Younger investors aren’t contributing to individual retirement accounts
, despite evidence indicating they are in the position to benefit from long-term retirement savings.
A new T. Rowe Price study found just 45 percent of younger investors plan to contribute to an IRA for the 2011 tax year. Another 55 percent said they do not plan to fund an IRA or are insure whether they will for this tax season. This is a significant decrease from 2010 when 71 percent of young investors
contributed to an IRA.
When asked what they would do with an extra $5,000, younger investors said they would pay off debt or add to their “rainy day” fund. Just 16 percent said they would contribute to an IRA.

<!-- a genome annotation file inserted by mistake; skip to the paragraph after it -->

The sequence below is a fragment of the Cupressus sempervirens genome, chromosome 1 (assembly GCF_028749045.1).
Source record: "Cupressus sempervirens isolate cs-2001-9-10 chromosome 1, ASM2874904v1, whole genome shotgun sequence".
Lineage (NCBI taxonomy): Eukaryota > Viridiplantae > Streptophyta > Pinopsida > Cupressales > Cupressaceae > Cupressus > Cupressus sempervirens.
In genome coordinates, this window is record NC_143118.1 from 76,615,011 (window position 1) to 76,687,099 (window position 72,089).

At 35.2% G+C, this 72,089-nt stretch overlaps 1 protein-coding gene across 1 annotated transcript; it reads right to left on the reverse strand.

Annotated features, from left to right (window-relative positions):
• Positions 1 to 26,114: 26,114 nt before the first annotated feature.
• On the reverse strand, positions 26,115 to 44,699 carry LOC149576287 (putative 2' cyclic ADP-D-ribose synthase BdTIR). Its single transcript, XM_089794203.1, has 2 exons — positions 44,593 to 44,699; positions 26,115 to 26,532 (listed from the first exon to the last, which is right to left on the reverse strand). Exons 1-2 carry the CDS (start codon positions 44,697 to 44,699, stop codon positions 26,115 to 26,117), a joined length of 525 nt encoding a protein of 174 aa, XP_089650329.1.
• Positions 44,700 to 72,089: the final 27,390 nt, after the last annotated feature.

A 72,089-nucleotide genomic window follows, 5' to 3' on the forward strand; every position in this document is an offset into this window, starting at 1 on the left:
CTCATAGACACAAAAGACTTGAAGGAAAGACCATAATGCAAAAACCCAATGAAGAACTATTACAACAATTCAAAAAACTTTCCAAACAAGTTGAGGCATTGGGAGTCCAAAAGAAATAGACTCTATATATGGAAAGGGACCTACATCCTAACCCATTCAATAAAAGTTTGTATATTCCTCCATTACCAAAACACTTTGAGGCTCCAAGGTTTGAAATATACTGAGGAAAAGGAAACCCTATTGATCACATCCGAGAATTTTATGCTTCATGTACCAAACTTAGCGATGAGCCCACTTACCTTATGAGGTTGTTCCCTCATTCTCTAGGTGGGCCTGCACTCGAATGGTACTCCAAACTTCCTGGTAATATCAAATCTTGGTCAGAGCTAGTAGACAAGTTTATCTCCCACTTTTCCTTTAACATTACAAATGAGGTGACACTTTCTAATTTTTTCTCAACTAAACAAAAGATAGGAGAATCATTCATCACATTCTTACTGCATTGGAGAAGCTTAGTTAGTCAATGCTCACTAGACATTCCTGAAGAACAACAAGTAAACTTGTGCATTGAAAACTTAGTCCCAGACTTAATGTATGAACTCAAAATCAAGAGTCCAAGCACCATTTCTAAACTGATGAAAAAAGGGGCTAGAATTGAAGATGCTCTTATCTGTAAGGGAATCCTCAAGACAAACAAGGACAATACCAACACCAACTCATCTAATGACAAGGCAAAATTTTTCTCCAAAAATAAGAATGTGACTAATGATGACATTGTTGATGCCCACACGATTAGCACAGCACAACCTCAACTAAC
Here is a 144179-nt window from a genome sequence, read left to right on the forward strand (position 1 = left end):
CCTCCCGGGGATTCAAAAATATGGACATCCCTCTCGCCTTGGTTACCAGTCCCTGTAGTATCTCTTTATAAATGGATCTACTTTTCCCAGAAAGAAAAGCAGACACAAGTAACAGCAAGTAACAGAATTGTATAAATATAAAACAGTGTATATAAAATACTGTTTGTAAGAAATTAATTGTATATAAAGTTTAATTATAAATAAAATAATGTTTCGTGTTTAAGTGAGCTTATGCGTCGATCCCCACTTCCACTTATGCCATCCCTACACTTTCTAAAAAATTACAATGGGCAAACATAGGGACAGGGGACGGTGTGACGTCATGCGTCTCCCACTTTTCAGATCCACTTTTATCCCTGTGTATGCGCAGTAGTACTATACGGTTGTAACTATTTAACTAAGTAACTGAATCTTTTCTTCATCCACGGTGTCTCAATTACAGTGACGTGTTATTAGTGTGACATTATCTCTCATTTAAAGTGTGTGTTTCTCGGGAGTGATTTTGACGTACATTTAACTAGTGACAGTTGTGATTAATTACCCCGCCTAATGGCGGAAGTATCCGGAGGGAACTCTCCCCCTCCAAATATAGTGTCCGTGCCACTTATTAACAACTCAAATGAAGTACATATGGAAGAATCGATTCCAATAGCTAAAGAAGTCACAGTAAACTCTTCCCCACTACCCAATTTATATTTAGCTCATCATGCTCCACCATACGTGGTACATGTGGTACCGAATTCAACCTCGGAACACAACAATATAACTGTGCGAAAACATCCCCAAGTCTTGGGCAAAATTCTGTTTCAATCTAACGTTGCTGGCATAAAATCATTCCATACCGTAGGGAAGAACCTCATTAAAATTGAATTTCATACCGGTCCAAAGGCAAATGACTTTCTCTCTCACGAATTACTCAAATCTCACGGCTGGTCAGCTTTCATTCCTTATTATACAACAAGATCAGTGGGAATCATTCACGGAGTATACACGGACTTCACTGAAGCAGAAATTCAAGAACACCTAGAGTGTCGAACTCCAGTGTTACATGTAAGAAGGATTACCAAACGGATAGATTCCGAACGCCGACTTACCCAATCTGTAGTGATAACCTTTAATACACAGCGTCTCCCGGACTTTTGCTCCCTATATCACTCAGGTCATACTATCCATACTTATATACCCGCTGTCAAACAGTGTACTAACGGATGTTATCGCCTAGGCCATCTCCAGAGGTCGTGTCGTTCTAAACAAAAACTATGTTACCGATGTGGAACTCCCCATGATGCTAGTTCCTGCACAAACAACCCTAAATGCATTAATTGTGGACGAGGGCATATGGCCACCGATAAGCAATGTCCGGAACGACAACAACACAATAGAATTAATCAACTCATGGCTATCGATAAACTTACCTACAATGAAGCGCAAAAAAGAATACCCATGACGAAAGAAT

The decline in investors from Generation X
and Generation Y (ages 35-50 and 21-34, respectively) contributing to IRAs is driven by several factors, according to the survey:
- A belief that current participation in a 401(k) plan is adequate for now (42 percent)
- A feeling that they can't afford it (32 percent)
- Economic uncertainty (23 percent)
- Market volatility (14 percent)
- Job uncertainty (12 percent)
In addition, the survey indicated that younger investors have lost faith in the stock market. Just 22 percent of Generation X and Generation Y
investors report confidence in the financial markets going into 2012.